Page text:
What’s In Your Kit?

Do you carry a trauma kit? Is there one on your truck? Do you know what is in it? These are fairly simple questions, but contain a deeper context. Given the environment we work in today; it is safe to say that there is an expectation we will all be involved in treating a severe trauma patient in the next few years. 


Example of an Active Shooter Kit/Trauma Kit provided by www.SOARescue.com.

Granted, this comes with some additional things to consider but it makes sense that we all be prepared. I have yet to meet a fireman that does not carry webbing and or rope in their turnout pant pocket. The hope is that they will never have to use it for a bail out or rescue, but it’s there if it is needed. The unfortunate counter to that is, there are many agencies that have said they will continue to field a “improvised tourniquet” with no plan to replace it with a commercially approved device. There may be justification through call volume or previous uses, but this in itself has proven a sense of complacency that is rampant. There is no community that is immune to acts of violence against individuals or groups, and we should not prepare like we are. With that, I would like to provide a starting list of kit components and rationale behind each piece.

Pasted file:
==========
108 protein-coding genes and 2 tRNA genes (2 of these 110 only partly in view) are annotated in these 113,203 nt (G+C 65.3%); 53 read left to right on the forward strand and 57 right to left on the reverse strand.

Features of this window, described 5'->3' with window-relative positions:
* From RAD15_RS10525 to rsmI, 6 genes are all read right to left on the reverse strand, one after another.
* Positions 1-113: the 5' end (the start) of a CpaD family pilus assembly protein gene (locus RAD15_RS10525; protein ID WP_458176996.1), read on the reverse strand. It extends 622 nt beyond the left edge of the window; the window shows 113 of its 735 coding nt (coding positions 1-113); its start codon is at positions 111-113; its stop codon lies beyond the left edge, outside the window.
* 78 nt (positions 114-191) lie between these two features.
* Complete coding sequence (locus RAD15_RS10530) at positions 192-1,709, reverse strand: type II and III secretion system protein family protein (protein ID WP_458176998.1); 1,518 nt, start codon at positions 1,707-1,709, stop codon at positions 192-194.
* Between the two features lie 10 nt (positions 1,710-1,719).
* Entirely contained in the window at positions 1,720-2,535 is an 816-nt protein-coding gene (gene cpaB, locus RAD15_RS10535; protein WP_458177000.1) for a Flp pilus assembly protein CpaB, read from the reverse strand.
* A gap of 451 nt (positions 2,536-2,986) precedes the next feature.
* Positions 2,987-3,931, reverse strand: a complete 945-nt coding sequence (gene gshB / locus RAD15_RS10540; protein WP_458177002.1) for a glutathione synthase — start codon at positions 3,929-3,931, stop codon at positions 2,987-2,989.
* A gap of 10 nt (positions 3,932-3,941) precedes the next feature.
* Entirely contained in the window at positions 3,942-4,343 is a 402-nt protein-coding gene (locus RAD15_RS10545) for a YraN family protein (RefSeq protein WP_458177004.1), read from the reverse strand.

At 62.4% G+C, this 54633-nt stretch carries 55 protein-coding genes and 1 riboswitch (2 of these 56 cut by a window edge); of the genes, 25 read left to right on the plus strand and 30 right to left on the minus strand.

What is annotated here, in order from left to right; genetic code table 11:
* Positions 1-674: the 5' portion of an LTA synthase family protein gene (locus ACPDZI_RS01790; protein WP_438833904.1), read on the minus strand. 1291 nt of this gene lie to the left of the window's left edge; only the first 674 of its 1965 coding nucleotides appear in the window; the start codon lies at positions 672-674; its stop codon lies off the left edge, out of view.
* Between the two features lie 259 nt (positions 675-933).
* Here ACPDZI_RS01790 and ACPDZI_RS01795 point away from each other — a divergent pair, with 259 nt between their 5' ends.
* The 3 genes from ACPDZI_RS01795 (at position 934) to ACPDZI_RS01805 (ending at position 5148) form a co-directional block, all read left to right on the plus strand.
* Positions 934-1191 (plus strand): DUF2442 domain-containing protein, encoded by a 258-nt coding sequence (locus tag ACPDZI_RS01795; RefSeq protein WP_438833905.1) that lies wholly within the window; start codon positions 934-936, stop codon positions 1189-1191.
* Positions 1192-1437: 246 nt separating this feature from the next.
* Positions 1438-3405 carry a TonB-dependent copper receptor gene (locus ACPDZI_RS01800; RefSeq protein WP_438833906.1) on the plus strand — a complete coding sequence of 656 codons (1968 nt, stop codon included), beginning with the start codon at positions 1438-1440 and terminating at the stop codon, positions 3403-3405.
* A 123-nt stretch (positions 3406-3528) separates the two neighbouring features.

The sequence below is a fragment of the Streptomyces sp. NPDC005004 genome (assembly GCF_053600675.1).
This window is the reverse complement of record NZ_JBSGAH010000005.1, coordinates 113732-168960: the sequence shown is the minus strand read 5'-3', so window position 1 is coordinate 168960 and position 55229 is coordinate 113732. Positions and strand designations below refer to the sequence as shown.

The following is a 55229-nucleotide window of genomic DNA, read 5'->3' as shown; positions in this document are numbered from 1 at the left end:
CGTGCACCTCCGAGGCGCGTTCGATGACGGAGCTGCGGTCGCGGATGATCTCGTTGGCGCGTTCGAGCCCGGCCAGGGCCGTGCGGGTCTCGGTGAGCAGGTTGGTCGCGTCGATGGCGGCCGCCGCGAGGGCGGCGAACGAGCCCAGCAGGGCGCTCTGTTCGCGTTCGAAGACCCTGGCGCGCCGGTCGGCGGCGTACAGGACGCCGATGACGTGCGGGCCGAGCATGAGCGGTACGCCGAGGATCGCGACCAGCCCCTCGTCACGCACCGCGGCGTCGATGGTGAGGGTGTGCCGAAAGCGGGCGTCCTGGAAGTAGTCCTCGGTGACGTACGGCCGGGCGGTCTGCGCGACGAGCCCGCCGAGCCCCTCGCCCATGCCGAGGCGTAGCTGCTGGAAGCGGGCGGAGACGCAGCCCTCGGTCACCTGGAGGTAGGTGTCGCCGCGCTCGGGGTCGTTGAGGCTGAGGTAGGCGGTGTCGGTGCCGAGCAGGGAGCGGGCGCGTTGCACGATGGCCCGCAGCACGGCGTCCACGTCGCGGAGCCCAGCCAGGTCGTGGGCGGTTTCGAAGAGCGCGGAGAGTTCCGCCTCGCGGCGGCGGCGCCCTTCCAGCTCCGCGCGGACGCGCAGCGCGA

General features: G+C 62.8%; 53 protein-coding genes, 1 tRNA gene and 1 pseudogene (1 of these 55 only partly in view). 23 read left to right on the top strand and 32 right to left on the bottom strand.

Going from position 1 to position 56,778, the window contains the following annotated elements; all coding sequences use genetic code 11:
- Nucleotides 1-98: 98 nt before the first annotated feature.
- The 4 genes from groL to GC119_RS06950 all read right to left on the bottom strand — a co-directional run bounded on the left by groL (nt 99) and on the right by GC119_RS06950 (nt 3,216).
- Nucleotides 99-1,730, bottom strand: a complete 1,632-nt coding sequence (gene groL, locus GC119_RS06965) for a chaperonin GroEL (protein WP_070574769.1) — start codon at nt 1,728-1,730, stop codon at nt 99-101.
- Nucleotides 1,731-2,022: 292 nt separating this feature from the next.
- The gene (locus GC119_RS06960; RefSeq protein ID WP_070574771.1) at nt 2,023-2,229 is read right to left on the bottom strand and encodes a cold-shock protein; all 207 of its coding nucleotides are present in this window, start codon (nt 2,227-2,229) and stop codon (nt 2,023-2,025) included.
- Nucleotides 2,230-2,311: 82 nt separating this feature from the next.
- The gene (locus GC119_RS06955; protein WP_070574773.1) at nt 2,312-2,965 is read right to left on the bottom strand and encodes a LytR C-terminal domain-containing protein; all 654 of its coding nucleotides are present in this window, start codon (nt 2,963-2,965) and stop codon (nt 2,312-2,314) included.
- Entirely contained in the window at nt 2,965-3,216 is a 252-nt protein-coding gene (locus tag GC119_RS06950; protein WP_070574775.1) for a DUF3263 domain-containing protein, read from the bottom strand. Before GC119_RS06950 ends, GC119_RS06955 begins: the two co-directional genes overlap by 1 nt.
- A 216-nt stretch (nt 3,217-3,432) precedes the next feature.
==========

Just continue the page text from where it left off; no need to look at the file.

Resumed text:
Kit Components

Designing a kit can be made as easy or as difficult as you would like. Making a decision is better than making none. Over thinking or over building kits has often left the user in an odd spot to carry more than what is needed, or be forced to utilize one bag for every possible scenario. My suggestion with a trauma kit is to make it independent or modular. Ease of access to essential trauma care items is imperative. Following along with information the military has gathered, individual’s ability to use clear cognitive reasoning as well perform complex tasks decreases as the stress of the environment increases. This simply means to keep things simple. A simple kit, with a few components, and easy accessibility can have significantly better outcomes should it need to be used. Follow the MARCH model and pick a device to manage each component, and a container that suits the equipment.